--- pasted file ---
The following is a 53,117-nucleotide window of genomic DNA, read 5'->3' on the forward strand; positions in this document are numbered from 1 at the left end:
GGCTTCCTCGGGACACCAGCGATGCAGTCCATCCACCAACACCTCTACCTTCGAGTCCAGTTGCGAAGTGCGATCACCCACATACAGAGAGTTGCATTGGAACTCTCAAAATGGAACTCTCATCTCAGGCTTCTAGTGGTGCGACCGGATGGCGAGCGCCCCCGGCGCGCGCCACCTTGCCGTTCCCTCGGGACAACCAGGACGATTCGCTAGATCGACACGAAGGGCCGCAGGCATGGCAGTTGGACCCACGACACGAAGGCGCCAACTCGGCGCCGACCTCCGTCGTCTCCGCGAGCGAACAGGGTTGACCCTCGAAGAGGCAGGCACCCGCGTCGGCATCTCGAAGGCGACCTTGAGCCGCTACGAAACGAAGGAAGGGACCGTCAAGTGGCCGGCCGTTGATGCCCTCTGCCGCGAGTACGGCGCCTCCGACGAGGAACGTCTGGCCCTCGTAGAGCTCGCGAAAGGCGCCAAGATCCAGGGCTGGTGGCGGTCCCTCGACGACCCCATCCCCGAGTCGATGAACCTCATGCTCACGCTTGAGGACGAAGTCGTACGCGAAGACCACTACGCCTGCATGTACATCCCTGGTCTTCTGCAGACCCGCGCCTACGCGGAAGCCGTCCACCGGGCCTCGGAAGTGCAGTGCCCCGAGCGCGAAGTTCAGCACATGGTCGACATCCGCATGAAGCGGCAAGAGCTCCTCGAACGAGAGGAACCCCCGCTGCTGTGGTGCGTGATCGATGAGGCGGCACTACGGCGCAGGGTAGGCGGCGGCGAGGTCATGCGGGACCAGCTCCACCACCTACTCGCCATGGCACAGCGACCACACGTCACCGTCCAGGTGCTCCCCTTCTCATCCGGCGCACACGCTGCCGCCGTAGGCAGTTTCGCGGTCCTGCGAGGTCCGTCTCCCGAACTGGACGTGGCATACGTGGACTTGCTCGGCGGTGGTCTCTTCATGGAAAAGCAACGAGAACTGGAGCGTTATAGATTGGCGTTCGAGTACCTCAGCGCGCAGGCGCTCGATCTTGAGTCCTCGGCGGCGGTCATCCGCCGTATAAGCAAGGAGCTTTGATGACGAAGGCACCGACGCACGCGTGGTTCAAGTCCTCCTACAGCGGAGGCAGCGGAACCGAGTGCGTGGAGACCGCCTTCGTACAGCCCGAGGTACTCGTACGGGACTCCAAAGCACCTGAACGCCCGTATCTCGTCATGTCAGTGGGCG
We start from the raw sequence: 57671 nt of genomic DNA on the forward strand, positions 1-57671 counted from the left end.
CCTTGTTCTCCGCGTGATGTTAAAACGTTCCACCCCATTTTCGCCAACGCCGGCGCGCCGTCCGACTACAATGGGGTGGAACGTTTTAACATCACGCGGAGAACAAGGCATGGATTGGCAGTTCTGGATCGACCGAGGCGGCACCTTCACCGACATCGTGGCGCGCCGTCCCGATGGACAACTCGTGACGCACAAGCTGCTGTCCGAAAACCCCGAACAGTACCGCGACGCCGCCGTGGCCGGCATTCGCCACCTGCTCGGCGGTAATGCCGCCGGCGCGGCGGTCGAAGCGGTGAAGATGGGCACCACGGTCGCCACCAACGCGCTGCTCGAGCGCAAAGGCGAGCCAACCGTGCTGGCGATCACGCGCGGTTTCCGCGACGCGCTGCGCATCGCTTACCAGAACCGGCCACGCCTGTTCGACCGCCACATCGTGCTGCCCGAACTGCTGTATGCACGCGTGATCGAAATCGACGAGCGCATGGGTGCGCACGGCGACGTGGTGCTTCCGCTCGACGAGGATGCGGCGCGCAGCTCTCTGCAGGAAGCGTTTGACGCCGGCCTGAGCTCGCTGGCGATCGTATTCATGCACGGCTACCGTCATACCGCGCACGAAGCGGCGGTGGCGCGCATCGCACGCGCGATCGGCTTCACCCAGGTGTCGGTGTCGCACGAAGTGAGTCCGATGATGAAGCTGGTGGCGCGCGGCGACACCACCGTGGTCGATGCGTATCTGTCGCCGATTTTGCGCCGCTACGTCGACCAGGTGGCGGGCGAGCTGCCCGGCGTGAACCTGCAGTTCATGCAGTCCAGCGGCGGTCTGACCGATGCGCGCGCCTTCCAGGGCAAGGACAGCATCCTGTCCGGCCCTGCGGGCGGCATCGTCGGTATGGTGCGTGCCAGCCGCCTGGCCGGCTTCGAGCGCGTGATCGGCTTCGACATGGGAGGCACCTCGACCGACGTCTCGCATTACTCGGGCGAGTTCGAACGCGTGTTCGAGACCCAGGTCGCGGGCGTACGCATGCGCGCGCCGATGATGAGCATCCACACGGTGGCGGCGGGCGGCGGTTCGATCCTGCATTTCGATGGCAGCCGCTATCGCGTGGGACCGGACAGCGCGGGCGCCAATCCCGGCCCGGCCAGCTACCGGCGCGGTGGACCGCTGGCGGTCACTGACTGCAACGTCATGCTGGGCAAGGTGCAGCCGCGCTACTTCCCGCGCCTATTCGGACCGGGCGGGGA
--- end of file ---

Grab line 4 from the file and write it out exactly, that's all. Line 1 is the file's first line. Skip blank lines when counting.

CCTTGTTCTCCGCGTGATGTTAAAACGTTCCACCCCATTTTCGCCAACGCCGGCGCGCCGTCCGACTACAATGGGGTGGAACGTTTTAACATCACGCGGAGAACAAGGCATGGATTGGCAGTTCTGGATCGACCGAGGCGGCACCTTCACCGACATCGTGGCGCGCCGTCCCGATGGACAACTCGTGACGCACAAGCTGCTGTCCGAAAACCCCGAACAGTACCGCGACGCCGCCGTGGCCGGCATTCGCCACCTGCTCGGCGGTAATGCCGCCGGCGCGGCGGTCGAAGCGGTGAAGATGGGCACCACGGTCGCCACCAACGCGCTGCTCGAGCGCAAAGGCGAGCCAACCGTGCTGGCGATCACGCGCGGTTTCCGCGACGCGCTGCGCATCGCTTACCAGAACCGGCCACGCCTGTTCGACCGCCACATCGTGCTGCCCGAACTGCTGTATGCACGCGTGATCGAAATCGACGAGCGCATGGGTGCGCACGGCGACGTGGTGCTTCCGCTCGACGAGGATGCGGCGCGCAGCTCTCTGCAGGAAGCGTTTGACGCCGGCCTGAGCTCGCTGGCGATCGTATTCATGCACGGCTACCGTCATACCGCGCACGAAGCGGCGGTGGCGCGCATCGCACGCGCGATCGGCTTCACCCAGGTGTCGGTGTCGCACGAAGTGAGTCCGATGATGAAGCTGGTGGCGCGCGGCGACACCACCGTGGTCGATGCGTATCTGTCGCCGATTTTGCGCCGCTACGTCGACCAGGTGGCGGGCGAGCTGCCCGGCGTGAACCTGCAGTTCATGCAGTCCAGCGGCGGTCTGACCGATGCGCGCGCCTTCCAGGGCAAGGACAGCATCCTGTCCGGCCCTGCGGGCGGCATCGTCGGTATGGTGCGTGCCAGCCGCCTGGCCGGCTTCGAGCGCGTGATCGGCTTCGACATGGGAGGCACCTCGACCGACGTCTCGCATTACTCGGGCGAGTTCGAACGCGTGTTCGAGACCCAGGTCGCGGGCGTACGCATGCGCGCGCCGATGATGAGCATCCACACGGTGGCGGCGGGCGGCGGTTCGATCCTGCATTTCGATGGCAGCCGCTATCGCGTGGGACCGGACAGCGCGGGCGCCAATCCCGGCCCGGCCAGCTACCGGCGCGGTGGACCGCTGGCGGTCACTGACTGCAACGTCATGCTGGGCAAGGTGCAGCCGCGCTACTTCCCGCGCCTATTCGGACCGGGCGGGGA